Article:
Friday, March 19, 2004

Notes on movies seen in Taiwan in December

Like a lot of what I write for this blog, my travel journals from China, Hong Kong and Taiwan from December 2003 were never completed. I figured I might as well tack on some quick notes on some of the films I caught in Taiwan while the iron's still kinda warm.

As luck would have it, the complete Ozu series came to Taiwan with much help from Hou Hsiao-hsien, whose movie house/noodle joint The Spot is probably my favorite place in Taipei. I was able to catch three films in the series. An Inn in Tokyo (1935) is my first Ozu silent. Ozu's style of quiet devastation hasn't been fully formed yet, so's this well-acted neo-realist melodrama never reached the level of the sublime, like the later Ozus. On a lark, I also caught Tokyo Twilight (1957), a late Ozu with almost no rep to speak of. Allegedly overly dark and melodramatic, I found the Sirkian story compelling from beginning to end. And of course Setsuko Hara is a goddess.

Lastly, there was Mikio Naruse's Floating Clouds (1955), which my slothful pal Sally made me miss when it played in LA. This time, playing as part of the Ozu (and associates) retrospective, it was sold out. As I rued my bad luck a kind usher snuck me into the theater so I got my chance to watch this near-masterpiece sitting on the floor. Phillip Lopate wrote the definitive Naruse piece, to which I don't have much to add except that his films feel like Japanese versions of Fassbinder melodramas as directed by Rohmer. Utterly unsentimental and materialist, this sad tale about a lilly-livered, selfish man indifferent to his headstrong but emotionally dependent mistress leaves the viewer no room for catharsis.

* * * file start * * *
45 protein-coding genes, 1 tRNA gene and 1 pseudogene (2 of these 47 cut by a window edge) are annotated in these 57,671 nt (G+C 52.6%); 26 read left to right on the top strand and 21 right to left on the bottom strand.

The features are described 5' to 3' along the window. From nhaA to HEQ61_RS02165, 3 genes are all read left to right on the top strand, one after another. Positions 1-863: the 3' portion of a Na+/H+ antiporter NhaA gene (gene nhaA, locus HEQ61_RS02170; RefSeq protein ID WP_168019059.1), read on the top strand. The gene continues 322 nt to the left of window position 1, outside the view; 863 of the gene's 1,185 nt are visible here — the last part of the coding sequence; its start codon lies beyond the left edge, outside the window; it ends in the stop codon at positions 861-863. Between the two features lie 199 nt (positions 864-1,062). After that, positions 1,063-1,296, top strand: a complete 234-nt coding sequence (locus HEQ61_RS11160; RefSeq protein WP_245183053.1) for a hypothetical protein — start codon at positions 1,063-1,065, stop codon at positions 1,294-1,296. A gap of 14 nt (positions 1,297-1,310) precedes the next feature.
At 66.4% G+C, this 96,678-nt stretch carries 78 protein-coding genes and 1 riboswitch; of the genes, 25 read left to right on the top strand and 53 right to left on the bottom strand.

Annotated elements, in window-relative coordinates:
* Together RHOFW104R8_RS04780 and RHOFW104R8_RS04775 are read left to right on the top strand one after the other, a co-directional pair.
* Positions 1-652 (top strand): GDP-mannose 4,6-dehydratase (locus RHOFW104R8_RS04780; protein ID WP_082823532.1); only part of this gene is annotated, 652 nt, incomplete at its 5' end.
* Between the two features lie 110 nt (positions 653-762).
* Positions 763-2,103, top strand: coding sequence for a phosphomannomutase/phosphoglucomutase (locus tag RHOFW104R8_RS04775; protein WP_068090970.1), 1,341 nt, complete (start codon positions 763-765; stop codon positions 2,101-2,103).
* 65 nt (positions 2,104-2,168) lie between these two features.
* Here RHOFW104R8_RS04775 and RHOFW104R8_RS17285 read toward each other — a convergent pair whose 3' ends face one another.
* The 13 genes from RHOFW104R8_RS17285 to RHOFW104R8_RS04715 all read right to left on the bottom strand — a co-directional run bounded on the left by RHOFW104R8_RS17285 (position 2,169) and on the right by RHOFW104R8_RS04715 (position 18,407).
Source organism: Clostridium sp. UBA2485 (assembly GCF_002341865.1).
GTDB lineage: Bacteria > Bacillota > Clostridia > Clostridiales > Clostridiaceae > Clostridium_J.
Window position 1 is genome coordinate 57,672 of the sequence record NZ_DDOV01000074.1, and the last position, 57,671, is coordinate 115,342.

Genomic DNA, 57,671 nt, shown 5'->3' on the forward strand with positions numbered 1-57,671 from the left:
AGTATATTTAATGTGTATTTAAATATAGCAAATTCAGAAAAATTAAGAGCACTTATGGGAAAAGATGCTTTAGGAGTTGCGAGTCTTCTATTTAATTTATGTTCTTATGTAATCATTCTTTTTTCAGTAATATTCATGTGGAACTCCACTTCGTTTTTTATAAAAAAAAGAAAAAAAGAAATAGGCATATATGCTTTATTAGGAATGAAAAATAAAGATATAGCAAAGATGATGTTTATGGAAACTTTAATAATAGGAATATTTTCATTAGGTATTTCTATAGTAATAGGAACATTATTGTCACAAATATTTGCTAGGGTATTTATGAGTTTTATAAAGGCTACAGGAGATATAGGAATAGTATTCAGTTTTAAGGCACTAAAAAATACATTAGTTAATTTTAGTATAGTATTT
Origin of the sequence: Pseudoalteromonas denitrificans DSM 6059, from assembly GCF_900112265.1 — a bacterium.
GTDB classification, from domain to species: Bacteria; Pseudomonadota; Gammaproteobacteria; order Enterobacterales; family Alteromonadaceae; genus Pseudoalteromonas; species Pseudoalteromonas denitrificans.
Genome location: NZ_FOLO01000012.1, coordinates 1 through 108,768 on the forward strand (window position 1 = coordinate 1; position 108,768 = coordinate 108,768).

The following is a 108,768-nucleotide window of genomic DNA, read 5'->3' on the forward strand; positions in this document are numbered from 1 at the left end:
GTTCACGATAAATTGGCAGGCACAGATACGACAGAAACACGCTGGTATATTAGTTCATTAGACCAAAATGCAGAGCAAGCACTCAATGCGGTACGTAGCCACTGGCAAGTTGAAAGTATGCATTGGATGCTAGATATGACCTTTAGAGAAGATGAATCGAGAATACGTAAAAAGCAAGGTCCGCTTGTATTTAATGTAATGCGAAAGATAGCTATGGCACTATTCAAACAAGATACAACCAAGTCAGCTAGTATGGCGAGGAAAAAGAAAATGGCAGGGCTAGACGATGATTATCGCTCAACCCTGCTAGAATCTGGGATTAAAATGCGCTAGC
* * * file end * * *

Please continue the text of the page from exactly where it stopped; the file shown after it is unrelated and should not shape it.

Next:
The other movie I saw was the godawful Purple Butterfly (Lou) C. In Toronto, some of my movie pals warned me of this Zhang Ziyi spy picture of utter vapidity. My response? Continue to proclaim it a masterpiece even as I did my best to avoid actually watching it. My obnoxious shtick was only half-serious, but hey, here's a lavishly mounted spy movie set in decadent 30s Shanghai. How can it go wrong? Nearly everything, as it turned out. (Sorry for doubting, buds.) Purple Butterfly is the flipside to another Chinese debacle, the wildly overrated Platform (2000). That interminable film consisted entirely of ugly Chinamen standing around while framed in carefully composed mastershots (full of rectangular frame-within-frames for that cineaste-approved "rigor"). Purple Butterfly consists entirely of tight close-ups of pretty Asians brooding impassively. It's more fun to look at, I suppose, but ultimately the formal rigor felt just as empty and impenetrable as Platform's. Lou's fatal error is to ask Zhang, a limited actress, to convey 15 different emotions with her face; she's able to do about three (determination, anxiety, sadness). So there's no emotional throughline to carry this otherwise trite double agent tale. Maybe the "exotic" setting and period carries some weight, but as someone who grew up watching anti-Japanese soap operas set in 20s/30s Shanghai, this was barely passable as TV dreck.

I should've known not to expect too much. This was, after all, made by the same guy who brought us "Vertigo as made by Wong Kar-wai". And if anything ever sounded awesome on paper, it was that one.